AGGREGATE & QUARRY ASSOCIATION
ARE YOU A QUARRY?
There are many instances across New Zealand where companies are engaged in activities that fall under the definition of Quarry Operations as defined in the 16 December 2013 amendment to the Act. Those operations that fall under these regulations are subject to a number of codes, guidelines and regulations that companies need to be aware of and to follow.
HOW TO BECOME A QUARRY OPERATOR
SAFETY ON SITE
HEALTH & SAFETY GUIDELINES
- Workplace exposure standards and biological exposure indices 2020 – WorkSafe guidelines intended to be used as guidelines for people qualified in occupational health practice.
- Review December 2019 of all fatal accidents in Queensland mines and quarries from 2000 to 2019 – Dr Sean Brady.
- The potential for worker exposure to crystalline silica is widespread within mining and quarrying. Very fine Respirable crystalline silica (RCS) is particularly harmful to workers. It can be generated during drilling, blasting, crushing, cutting and transporting. The attached document is helpful information prepared by Dr Mary Obele, Occupational and Environmental Physician, and a GP. You can also find this and other guidelines on the MinEx website.
- The Good Practice Guidelines provide the first health and safety document specifically for the quarrying and surface mining sector. The Good Practice Guidelines were developed by WorkSafe and reviewed by an industry team, including representatives from all sectors of the mining and quarrying industry with a mix of small and large operations to ensure the best technical and operational knowledge input into the guidelines. It provides guidance through text, photos and graphics on all aspects of operating safely.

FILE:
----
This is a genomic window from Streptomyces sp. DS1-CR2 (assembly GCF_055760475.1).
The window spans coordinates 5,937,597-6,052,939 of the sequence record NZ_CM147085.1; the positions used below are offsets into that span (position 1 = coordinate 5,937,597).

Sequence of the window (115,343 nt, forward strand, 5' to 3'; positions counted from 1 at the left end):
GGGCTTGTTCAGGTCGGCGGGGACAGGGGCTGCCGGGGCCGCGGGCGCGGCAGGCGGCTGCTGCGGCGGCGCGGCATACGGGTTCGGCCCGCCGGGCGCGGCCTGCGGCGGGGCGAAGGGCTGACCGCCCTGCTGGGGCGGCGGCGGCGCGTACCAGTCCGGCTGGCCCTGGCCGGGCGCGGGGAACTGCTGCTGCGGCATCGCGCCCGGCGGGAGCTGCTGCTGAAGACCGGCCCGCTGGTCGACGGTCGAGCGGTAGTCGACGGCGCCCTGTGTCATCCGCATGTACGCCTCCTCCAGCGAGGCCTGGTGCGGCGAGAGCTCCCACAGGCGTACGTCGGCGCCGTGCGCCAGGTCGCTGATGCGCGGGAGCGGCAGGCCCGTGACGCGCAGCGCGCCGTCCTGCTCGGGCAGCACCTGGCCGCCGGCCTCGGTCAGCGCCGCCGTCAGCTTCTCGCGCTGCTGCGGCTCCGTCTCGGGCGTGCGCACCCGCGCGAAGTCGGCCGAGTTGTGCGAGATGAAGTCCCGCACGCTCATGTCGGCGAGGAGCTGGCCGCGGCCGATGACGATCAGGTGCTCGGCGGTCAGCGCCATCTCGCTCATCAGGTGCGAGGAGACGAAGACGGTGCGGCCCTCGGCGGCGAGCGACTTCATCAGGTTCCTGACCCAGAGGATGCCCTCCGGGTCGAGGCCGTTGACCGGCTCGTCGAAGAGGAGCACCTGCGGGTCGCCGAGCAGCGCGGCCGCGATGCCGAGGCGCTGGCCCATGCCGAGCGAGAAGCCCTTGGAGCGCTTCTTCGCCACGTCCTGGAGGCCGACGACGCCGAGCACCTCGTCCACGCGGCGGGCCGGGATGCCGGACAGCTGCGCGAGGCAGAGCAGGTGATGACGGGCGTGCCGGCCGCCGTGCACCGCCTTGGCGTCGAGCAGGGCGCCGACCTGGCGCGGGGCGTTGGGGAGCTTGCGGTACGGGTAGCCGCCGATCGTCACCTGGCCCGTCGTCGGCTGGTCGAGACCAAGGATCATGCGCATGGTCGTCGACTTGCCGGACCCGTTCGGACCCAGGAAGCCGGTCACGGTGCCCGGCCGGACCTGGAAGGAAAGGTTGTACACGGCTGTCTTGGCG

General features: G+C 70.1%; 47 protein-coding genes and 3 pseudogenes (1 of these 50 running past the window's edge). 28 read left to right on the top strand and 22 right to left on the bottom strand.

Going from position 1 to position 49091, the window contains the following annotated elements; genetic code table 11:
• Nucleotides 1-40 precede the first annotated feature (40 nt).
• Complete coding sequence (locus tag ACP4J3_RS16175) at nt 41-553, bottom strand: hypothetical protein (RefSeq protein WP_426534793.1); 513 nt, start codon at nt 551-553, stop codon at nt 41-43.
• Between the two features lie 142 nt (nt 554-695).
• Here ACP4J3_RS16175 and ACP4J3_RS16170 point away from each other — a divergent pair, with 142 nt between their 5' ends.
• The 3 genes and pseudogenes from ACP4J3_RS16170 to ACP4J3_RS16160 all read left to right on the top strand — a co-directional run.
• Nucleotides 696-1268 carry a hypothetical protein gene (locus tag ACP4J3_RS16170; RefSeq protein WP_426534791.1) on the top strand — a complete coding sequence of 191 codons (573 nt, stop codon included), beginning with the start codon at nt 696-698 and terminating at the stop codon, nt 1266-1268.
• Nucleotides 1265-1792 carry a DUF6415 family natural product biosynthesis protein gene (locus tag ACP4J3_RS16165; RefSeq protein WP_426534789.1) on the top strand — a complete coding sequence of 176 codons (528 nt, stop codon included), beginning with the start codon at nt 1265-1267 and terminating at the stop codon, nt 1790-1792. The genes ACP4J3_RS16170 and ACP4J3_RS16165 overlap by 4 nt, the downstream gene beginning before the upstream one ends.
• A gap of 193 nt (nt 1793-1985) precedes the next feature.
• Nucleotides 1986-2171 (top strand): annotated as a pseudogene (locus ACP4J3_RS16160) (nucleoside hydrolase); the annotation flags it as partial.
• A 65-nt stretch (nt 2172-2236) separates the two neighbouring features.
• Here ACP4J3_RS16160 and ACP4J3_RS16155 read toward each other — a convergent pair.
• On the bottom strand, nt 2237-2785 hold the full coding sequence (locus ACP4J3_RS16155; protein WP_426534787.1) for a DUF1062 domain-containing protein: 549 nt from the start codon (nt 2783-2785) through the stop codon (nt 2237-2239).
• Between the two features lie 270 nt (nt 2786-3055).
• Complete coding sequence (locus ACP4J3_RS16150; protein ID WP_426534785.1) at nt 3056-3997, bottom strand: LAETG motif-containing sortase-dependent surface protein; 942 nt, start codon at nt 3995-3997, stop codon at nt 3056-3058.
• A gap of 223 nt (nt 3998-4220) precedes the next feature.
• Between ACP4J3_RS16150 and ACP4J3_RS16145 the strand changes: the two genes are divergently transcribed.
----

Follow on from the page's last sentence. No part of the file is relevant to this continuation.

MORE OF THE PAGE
- There is a Pocket Guide alternative to the full 262 page Guidelines. You can request copies from WorkSafe Copies of the Good Practice Guide and Pocketbooks available on request from WorkSafe – 0800 030 040 or email@example.com.
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ABOUT QUARRYING IN NEW ZEALAND
Aggregates are the most consumed bulk product in the world after water. New Zealand uses 9-10 tonnes of aggregate every year for each adult and child.
To build an average house, you need about 250 tonnes of aggregate - for use in concrete, asphalt, mortar and building products.
The quarry industry is committed to working alongside local communities and follows stringent planning, environmental and operating conditions.